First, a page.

/ Using Ski boots as B3's?
Would they be C3 crampon compatible?
I can foresee them being horrid to walk not in snow and being heavy but would they work in principle? If anyone has tried it or knows anything I would be very grateful for peoples views.
All the best, Stops.
Downhill ski boots would be very difficult to walk in for any distance. Wearing approach shoes and putting on ski boots at the bottom of the route would be wearing.
Climbing would be fine at lower grades as they are very supportive. On higher grades then climbing boots would be preferable.
I climbed in ski boots on ski tours and they were practical as well as comfortable .... but ski touring boots can flex so you don't have stiffness and pain on the approach and the walk out.
And climbing boots are no good for skiing ....
Touring ski boots are fine for ice climbing at quite a high level (they are warm, stiff, give good support, but are a bit heavy) but you wouldn't want to walk to far in them
I've seen people ice climbing in downhill ski boots here in Finland but at crags that rise directly from very flat ground (well, actually its from a frozen lake, not ground - but very flat!). They had walked across the lake wearing hiking boots and swapped into the ski boots sitting on their packs at the bottom of the icefall. They were also only top roping. But the boots do take step in crampons fine.
Having said all that, on any hillside in the UK getting up to a climb I would imagine downhill boots would be pretty deadly without crampons and very very hard to walk in with them. Basically, it won't work.
If you're a youngster without much cash, I'd see if you could find a few days work and earn enough to buy some real boots. My first goretex jacket was funded by some long days picking fruit and my first ice tools were mainly funded by gutting geese and turkeys!
Thanks for everyone for their input, good points I hadn't considered / even known about being, as you all correctly guess, young and inexperienced. Guess I'll have to go out and actually earn some money :) I have B1's currently so I guess I'll stay at an appropriate level in those until it's worth my money buying better boots.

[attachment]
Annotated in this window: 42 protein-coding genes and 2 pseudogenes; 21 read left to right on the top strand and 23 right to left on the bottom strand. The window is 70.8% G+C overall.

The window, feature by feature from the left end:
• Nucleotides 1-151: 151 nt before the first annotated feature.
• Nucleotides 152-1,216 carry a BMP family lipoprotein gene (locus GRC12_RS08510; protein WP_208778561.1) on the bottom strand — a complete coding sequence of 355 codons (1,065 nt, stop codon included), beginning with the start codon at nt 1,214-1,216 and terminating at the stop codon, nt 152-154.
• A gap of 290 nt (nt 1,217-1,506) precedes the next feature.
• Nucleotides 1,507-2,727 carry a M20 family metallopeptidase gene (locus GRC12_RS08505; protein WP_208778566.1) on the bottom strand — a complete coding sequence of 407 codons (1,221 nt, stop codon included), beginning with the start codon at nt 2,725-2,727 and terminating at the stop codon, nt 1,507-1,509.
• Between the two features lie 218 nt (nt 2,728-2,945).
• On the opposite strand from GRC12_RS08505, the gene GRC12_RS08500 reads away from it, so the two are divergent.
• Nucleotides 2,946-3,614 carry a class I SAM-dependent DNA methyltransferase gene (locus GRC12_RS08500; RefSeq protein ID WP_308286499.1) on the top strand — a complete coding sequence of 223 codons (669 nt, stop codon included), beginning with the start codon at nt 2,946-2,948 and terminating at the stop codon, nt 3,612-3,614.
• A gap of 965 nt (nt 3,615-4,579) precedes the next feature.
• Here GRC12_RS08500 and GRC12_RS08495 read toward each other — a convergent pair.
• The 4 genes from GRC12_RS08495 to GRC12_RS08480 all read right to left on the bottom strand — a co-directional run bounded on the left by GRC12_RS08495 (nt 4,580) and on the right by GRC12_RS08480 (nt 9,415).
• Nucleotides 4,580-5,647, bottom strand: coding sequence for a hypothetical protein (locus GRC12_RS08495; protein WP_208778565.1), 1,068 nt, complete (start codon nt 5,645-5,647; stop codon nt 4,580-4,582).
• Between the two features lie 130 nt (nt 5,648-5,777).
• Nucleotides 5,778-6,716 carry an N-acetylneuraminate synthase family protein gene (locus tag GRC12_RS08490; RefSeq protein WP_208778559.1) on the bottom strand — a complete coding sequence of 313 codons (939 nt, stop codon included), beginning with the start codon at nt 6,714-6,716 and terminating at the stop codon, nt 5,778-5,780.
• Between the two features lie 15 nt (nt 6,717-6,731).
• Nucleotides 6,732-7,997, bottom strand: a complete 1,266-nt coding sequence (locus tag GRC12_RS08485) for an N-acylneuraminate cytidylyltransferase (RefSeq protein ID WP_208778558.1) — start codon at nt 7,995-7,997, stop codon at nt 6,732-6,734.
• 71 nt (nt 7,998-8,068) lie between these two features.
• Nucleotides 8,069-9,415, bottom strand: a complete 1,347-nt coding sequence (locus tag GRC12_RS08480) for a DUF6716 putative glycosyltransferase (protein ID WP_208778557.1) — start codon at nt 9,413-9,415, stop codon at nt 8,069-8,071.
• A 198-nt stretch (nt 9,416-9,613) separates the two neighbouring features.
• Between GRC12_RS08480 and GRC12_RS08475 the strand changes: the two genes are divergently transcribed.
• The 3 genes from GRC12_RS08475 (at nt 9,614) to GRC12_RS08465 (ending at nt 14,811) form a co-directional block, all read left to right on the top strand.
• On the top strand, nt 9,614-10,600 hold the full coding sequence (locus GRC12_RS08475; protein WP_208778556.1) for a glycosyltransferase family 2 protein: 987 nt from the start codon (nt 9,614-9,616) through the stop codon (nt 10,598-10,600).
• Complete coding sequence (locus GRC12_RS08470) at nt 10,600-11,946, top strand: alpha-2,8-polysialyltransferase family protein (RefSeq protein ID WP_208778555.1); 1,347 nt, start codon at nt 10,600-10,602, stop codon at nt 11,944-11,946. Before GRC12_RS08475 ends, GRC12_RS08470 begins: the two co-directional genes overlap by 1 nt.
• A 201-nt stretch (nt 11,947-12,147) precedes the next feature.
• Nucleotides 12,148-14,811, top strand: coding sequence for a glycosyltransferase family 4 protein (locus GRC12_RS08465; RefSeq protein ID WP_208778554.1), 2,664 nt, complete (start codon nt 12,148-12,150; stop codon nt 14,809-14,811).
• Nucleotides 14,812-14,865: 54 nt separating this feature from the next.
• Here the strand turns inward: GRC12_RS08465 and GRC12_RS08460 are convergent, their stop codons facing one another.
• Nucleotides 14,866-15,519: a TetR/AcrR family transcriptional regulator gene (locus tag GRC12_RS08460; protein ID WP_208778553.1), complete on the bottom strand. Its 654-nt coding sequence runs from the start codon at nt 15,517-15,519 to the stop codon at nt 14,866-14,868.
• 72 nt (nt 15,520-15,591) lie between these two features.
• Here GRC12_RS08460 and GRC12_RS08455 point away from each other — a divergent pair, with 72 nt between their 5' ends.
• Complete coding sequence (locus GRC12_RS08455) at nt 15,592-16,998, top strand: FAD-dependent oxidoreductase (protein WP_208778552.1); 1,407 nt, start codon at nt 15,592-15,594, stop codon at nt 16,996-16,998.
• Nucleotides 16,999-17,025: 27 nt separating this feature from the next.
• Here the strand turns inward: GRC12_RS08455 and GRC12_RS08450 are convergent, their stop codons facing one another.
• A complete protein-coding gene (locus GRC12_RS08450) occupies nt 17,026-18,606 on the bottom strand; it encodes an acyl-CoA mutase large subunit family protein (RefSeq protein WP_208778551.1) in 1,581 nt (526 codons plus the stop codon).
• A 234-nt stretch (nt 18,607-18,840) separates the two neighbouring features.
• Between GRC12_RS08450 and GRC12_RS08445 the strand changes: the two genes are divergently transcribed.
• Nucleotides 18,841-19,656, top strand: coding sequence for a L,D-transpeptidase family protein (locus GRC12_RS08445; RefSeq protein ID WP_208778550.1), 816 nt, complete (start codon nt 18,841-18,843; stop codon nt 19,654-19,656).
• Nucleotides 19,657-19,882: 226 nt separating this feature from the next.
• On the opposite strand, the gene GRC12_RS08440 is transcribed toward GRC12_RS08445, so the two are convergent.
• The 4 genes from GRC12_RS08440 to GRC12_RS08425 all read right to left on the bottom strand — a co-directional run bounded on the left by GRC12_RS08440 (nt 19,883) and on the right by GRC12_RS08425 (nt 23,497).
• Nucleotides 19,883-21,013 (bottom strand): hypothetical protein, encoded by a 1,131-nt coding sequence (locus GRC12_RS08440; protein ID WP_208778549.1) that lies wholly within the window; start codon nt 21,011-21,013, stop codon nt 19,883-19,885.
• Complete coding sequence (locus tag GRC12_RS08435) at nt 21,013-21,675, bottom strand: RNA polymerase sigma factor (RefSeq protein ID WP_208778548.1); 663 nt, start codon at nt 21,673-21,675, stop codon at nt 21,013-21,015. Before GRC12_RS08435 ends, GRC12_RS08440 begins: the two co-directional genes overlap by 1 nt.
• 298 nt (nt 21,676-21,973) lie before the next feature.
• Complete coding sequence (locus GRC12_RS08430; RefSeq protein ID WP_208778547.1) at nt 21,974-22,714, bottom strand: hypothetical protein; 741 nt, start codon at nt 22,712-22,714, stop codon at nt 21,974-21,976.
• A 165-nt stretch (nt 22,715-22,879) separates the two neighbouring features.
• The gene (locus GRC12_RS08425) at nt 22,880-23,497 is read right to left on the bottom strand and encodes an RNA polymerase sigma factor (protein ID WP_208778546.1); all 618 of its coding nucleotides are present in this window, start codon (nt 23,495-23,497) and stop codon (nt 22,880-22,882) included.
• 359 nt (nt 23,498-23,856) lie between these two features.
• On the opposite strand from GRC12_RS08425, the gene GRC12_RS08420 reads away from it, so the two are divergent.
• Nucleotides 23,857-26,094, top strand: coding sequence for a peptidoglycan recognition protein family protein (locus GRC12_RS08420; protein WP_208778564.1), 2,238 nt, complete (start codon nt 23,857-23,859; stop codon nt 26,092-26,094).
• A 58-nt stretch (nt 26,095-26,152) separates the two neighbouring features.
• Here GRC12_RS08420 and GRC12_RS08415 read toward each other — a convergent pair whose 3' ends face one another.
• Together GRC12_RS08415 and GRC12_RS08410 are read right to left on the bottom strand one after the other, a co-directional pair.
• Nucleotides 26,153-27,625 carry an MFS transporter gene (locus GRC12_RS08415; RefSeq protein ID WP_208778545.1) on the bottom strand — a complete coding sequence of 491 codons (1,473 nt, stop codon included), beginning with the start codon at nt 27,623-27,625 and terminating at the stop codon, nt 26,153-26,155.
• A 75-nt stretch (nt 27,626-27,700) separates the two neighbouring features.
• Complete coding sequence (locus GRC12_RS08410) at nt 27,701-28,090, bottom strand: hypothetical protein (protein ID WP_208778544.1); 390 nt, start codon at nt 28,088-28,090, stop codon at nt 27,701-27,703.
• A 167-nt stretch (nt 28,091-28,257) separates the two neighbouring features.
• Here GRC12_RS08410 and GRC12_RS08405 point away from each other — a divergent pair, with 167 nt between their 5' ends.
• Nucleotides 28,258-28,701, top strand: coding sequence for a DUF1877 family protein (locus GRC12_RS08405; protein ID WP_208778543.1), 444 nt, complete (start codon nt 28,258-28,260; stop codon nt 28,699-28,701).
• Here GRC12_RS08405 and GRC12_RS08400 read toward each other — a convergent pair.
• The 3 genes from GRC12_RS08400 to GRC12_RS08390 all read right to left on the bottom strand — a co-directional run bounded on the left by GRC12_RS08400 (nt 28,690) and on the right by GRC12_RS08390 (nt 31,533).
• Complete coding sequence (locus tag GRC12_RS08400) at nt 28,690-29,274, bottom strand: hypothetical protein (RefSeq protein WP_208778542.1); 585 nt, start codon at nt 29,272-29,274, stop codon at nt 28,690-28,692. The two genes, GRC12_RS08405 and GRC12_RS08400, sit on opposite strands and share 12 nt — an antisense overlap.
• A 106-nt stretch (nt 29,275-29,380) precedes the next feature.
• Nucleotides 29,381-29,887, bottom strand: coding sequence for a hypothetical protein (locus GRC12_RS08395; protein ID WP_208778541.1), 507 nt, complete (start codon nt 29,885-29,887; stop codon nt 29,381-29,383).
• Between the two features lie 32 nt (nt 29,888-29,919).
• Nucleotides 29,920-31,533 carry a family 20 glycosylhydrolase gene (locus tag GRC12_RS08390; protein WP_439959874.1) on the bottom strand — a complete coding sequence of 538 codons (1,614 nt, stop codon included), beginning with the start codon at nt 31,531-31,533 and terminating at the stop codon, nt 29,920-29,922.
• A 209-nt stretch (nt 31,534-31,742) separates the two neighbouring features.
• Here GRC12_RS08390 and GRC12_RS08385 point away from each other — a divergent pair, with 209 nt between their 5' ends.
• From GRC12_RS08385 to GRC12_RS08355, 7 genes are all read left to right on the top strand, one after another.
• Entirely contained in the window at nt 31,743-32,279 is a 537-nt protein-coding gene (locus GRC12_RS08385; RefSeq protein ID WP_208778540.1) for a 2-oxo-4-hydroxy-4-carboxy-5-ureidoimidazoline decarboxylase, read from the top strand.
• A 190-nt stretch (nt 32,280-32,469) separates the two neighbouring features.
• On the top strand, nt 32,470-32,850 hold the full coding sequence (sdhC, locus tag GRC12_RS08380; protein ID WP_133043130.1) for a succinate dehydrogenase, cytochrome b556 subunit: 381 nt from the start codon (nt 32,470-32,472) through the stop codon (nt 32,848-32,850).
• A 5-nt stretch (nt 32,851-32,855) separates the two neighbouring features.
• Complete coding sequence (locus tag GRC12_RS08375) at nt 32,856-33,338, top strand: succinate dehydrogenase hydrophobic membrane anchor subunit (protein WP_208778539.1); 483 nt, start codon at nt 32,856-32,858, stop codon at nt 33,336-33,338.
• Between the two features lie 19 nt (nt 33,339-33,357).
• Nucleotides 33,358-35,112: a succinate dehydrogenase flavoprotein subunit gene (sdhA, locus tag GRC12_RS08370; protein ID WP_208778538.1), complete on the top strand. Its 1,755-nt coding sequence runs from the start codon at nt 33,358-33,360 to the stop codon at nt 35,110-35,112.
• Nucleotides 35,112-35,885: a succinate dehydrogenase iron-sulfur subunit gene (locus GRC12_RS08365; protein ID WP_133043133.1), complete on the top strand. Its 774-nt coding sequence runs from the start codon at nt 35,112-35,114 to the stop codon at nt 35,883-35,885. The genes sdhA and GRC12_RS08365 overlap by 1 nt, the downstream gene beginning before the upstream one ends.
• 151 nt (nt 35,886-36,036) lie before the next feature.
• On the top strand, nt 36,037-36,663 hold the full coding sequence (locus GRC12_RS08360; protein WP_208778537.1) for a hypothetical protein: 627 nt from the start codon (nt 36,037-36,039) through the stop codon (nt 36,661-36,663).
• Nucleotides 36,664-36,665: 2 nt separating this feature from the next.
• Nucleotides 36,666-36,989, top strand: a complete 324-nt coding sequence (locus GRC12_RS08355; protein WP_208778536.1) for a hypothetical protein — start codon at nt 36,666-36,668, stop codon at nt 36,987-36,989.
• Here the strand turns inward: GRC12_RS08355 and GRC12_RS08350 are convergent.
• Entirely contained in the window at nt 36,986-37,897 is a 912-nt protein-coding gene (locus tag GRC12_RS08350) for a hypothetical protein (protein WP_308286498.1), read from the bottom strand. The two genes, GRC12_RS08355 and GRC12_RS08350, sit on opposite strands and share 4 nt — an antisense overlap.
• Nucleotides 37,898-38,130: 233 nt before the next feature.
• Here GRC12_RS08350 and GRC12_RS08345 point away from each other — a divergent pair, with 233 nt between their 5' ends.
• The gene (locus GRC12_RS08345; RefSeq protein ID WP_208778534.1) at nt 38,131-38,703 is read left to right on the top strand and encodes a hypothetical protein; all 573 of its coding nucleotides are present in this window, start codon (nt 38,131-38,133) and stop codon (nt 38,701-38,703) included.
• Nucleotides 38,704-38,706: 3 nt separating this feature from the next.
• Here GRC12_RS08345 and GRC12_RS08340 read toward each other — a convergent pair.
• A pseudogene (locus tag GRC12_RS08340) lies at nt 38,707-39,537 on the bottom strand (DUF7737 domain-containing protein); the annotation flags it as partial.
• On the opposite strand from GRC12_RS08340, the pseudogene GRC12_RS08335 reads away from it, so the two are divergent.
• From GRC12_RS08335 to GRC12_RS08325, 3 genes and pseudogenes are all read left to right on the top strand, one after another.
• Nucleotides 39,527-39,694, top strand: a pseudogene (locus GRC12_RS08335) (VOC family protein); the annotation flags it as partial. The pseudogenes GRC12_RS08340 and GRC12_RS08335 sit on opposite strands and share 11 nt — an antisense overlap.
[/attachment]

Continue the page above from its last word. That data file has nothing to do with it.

This is a good point. Actually, thinking about it Stopsy, what size are you? I have a pair of size 42 Scarpa Fitzroys (in action here http://www.ukclimbing.com/images/dbpage.html?id=163897 and here http://www.ukclimbing.com/images/dbpage.html?id=132045 ) that are surplus to requirements. They are starting to flex more than I like with step in crampons, but if you have strap ons they would work fine. I wouldn't want much for them.
Sadly I'm a 44 in Mammut, and I think they are generally wide fitting compared to Scarpa? Cheers for the point about the For Sale/Wanted forum Dan, you may see a post go up in the near future!
I have an old pair of moderately technical boots that I will sell for a pretty nominal price and postage, more or less just so someone gets some use out of them rather than them sitting in my cupboard. If 44 as you say, they are not far off, but if you are not in London, trying them would be tricky.
UK 10 or European 44 roughly and most of my time is in Bangor and the rest in Cheshire so not in the London vicinity. Thanks for the offer though!
Elsewhere on the site
This Winter Conditions page gives a summary of what is being climbed at the moment, what is 'in' nick and what the prospects are... Read more
F ounded in 1993, Mountain Hardwear are a pretty young mountaineering clothing and equipment manufacturer but are also one of... Read more
This years ROCfest will be slightly different. We've decided to run a Climbing Festival, not just a competition! Over... Read more
The Epicentre Mega Winter Sale starts in store 9am Christmas Eve. We have a great selection of in store only deals from... Read more
The release of Peter Jackson's new film The Hobbit: The Battle of the Five Armies on 12th December may not appear to link to... Read more
On Saturday 13th December Greg Boswell and Guy Robertson kicked off their Scottish winter season early by making the... Read more